Future Fund to see new disclosure regime

5 October 2023
| By Rhea Nath |
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Australia’s sovereign wealth fund is to be held to the same level of disclosure obligations as superannuation funds from next year, requiring periodic investment disclosures under new rules announced by the Finance Ministry.

Presently, super fund disclosures stem from the Corporations Amendment (Portfolio Holdings Disclosure) Regulations 2021.

According to Minister for Finance, Katy Gallagher, the new rules will ensure there is more information in the public domain in relation to the investments of the Future Fund.

This will include additional information on funds managed by the $256 billion fund, which include the Disaster Ready Fund, Future Drought Fund, and the Medical Research Future Fund.

“This will include information on the amounts of cash held in financial institutions, the amount and value of shares invested in companies, and the level of investments in properties and infrastructure,” Gallagher explained.

The first report will be published by the end of March 2024, covering investments held by or on behalf of the board as at 31 December 2023. Reporting will be on a biannual basis going forward.

In 2021, a Senate committee report on the proposed disclosure obligations for the Future Fund had recommended the Future Fund be made exempt from disclosing asset prices, aimed at giving government funds the chance to operate on even footing with global markets.

However, Gallagher has reiterated the Labor government’s commitment to “transparency and accountability” in implementing the new rules.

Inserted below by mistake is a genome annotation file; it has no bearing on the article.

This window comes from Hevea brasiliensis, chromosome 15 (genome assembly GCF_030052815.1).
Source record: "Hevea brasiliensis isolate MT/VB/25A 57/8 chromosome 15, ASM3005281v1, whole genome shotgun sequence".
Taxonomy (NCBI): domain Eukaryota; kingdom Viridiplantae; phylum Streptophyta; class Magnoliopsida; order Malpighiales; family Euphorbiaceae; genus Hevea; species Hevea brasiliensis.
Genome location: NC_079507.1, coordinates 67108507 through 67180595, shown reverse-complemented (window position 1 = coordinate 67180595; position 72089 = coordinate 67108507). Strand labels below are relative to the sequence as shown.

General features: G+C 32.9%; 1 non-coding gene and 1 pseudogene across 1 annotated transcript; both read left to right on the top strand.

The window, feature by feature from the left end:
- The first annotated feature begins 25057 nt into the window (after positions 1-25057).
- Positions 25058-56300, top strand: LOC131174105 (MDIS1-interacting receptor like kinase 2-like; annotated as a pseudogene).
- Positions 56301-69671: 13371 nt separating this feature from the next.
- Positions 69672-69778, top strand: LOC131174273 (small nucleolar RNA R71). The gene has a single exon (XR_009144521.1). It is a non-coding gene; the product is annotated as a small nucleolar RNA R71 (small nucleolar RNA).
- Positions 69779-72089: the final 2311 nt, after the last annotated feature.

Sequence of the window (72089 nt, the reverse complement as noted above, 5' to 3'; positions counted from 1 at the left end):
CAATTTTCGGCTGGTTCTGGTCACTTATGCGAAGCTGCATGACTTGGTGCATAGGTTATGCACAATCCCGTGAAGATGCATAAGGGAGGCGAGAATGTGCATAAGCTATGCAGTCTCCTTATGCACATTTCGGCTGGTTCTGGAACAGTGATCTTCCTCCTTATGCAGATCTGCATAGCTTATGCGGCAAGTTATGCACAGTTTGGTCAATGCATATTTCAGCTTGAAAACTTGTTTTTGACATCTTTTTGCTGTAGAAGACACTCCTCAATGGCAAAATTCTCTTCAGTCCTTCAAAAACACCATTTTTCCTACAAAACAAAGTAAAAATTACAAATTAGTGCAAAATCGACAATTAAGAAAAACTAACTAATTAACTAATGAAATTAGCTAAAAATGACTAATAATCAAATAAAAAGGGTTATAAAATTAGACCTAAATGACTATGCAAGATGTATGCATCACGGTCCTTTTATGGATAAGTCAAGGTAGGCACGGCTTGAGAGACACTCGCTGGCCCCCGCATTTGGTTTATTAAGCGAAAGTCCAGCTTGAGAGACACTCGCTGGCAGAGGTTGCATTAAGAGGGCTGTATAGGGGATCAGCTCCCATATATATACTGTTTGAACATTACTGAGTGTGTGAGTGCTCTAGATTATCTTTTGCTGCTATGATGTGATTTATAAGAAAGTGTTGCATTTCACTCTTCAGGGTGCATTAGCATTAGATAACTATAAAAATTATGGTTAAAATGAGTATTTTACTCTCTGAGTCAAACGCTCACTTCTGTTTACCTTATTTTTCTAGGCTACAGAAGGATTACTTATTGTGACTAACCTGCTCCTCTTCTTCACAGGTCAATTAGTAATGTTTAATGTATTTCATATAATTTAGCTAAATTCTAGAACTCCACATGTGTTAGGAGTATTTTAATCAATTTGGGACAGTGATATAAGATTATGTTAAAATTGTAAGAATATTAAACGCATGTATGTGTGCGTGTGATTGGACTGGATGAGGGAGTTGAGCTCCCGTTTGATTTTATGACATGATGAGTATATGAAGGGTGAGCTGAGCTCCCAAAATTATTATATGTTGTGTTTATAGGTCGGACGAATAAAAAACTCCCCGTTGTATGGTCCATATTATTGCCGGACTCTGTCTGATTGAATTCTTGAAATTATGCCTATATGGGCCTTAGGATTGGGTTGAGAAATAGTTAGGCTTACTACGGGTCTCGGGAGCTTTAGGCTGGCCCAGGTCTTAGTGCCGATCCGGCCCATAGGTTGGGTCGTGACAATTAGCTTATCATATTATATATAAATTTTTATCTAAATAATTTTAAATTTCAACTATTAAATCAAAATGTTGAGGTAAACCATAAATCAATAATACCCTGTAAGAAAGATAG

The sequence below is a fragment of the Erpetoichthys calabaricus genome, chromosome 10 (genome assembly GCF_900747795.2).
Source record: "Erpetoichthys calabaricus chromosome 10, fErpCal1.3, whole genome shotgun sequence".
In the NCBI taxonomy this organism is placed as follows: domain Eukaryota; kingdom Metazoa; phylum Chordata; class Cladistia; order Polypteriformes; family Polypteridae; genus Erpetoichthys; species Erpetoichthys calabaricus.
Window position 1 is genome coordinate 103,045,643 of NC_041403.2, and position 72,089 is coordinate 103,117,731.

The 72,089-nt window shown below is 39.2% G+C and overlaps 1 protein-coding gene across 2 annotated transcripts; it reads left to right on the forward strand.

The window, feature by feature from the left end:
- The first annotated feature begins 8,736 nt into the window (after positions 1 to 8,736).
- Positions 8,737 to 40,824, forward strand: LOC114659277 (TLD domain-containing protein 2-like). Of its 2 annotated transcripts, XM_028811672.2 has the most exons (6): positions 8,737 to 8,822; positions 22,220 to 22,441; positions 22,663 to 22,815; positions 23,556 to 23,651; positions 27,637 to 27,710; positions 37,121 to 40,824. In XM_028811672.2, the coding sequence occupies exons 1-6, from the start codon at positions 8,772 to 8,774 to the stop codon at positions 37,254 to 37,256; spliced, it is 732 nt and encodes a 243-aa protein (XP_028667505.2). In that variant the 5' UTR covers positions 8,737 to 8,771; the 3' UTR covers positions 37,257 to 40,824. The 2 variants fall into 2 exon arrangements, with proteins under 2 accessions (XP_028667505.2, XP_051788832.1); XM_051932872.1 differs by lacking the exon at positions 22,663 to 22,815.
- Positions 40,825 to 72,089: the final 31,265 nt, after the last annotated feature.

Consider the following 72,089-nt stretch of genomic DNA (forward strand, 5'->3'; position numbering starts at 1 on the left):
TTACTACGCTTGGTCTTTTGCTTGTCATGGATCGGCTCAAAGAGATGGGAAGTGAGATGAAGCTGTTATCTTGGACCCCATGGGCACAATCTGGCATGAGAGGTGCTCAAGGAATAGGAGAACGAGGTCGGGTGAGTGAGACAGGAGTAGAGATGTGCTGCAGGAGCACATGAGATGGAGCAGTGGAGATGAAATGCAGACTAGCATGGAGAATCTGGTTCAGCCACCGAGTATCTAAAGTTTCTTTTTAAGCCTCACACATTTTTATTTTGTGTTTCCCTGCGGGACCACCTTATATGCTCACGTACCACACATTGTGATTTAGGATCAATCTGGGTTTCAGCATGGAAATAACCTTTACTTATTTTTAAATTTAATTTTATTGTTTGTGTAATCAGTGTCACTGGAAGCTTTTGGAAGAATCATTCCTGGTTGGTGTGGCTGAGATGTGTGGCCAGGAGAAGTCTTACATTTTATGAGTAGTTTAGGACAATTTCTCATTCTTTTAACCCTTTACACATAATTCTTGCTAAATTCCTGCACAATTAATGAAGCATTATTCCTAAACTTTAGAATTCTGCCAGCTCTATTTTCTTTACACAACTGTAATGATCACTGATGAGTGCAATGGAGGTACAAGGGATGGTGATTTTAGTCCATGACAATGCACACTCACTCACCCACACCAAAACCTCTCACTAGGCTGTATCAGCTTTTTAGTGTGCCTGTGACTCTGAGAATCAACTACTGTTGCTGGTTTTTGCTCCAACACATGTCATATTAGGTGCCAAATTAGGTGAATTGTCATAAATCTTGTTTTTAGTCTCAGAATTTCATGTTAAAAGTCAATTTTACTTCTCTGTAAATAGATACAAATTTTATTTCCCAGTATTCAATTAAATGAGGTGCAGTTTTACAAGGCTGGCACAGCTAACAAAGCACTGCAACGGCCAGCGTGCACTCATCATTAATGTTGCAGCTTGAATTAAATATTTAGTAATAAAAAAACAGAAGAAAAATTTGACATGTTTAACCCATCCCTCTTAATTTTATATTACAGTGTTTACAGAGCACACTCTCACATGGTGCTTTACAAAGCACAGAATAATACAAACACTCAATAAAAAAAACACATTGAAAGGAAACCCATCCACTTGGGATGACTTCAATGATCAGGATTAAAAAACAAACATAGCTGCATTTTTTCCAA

In the year to 30 June 2023, the Future Fund delivered a 6 per cent annual return, below its one-year target of 10 per cent.

It had some 21.8 per cent allocated to global equities, followed by 17 per cent in alternatives, 16.5 per cent in private equity, and 11.2 per cent in cash. 

While it had 8.6 per cent allocated to Australian equities, the sovereign wealth fund has since ventured into Australian small-cap investments for the first time, tapping Sydney-based fund manager Maple-Brown Abbott to deliver its investment mandate. 

“Throughout the year our research and analysis have concluded that a persistent alpha opportunity exists in the Australian small-cap space, underpinned by a significant information inefficiency,” the Future Fund stated in its FY23 Year in Review.

“Relative to other segments of the domestic equity market, Australian small company stocks have a lower level of analyst coverage, higher dispersion in analyst forecasts and greater forecasting error.”

There have also been calls in recent months to liquidate the fund, to pay down the current $895 billion government debt, which is projected to reach some $923 billion at the end of the 2024 financial year, according to the most recent Commonwealth budget forecast.

However, independent modelling by WTW found that it would cost $200 billion to do so.

“Our analysis suggests that under a scenario whereby the Future Fund is liquidated to pay down government debt, this would come at a median cost (i.e. lost value-add) of around $200 billion over a decade with plausible outcomes around this ranging from approximately break-even at the fifth percentile to a cost of up to $500 billion at the 95th percentile,” WTW said.


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